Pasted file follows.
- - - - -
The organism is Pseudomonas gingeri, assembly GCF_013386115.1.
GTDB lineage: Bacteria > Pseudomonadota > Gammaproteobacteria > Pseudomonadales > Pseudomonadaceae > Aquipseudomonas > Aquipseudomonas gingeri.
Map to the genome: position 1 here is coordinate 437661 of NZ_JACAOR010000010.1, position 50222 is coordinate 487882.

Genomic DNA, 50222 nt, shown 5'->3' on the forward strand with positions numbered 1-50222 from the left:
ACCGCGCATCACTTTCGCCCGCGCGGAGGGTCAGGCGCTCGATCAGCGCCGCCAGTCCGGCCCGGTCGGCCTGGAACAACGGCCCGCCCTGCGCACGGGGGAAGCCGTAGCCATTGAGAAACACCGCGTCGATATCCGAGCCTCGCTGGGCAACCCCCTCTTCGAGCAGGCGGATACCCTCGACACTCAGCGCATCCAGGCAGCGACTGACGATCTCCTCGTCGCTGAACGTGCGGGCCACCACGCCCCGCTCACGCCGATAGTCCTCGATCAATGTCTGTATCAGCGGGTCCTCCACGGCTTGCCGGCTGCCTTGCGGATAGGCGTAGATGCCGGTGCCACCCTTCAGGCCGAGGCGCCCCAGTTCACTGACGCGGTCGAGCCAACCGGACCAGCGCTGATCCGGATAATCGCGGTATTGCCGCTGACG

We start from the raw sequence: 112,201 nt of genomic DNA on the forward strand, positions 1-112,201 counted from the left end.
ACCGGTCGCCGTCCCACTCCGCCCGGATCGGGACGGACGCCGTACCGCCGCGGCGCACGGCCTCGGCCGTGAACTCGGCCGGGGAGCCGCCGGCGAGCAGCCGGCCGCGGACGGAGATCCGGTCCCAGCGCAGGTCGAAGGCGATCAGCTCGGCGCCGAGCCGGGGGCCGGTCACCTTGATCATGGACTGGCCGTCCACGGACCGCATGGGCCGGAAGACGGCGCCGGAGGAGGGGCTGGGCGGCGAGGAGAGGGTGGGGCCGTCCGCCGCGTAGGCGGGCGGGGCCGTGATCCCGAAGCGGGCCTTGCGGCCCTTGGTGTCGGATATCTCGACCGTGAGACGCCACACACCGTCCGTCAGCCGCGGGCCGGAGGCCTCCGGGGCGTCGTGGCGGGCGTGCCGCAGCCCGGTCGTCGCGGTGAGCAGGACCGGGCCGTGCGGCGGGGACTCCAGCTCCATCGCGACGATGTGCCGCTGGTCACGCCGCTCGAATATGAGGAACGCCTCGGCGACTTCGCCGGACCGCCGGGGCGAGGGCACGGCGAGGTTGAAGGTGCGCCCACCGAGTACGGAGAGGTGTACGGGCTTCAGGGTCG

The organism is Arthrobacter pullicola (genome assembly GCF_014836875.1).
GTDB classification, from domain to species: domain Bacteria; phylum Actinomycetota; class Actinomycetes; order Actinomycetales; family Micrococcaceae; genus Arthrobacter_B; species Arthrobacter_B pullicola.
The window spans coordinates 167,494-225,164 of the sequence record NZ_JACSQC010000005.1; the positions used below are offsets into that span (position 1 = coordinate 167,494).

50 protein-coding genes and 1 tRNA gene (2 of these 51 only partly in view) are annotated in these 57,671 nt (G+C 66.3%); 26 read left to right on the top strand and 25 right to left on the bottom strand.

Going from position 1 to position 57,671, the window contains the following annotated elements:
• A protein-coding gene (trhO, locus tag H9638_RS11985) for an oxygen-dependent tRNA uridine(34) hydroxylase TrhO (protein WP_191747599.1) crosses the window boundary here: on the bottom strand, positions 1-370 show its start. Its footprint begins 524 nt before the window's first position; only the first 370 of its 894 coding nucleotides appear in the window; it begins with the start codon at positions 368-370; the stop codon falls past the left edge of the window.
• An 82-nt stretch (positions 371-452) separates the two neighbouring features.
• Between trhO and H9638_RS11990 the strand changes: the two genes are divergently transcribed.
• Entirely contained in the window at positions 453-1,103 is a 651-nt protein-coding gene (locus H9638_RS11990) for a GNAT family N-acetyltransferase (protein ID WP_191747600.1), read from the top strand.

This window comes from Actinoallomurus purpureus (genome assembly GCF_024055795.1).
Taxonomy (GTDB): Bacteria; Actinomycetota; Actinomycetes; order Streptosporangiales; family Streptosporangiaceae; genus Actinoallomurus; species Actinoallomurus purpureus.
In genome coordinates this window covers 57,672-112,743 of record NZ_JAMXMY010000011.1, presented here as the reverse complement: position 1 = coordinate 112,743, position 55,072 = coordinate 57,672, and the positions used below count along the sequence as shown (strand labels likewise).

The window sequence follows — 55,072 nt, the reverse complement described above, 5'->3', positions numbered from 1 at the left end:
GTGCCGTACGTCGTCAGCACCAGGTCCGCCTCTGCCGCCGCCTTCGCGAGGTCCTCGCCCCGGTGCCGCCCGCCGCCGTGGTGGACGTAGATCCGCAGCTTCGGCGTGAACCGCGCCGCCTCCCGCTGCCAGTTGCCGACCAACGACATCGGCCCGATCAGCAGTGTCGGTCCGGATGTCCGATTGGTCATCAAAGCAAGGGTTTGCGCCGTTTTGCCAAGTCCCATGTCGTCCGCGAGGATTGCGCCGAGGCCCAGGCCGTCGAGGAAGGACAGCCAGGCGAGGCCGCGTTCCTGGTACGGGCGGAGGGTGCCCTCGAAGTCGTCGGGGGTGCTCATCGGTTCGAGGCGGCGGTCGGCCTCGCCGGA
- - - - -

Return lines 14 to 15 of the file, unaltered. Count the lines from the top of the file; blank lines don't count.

• An 82-nt stretch (positions 371-452) separates the two neighbouring features.
• Between trhO and H9638_RS11990 the strand changes: the two genes are divergently transcribed.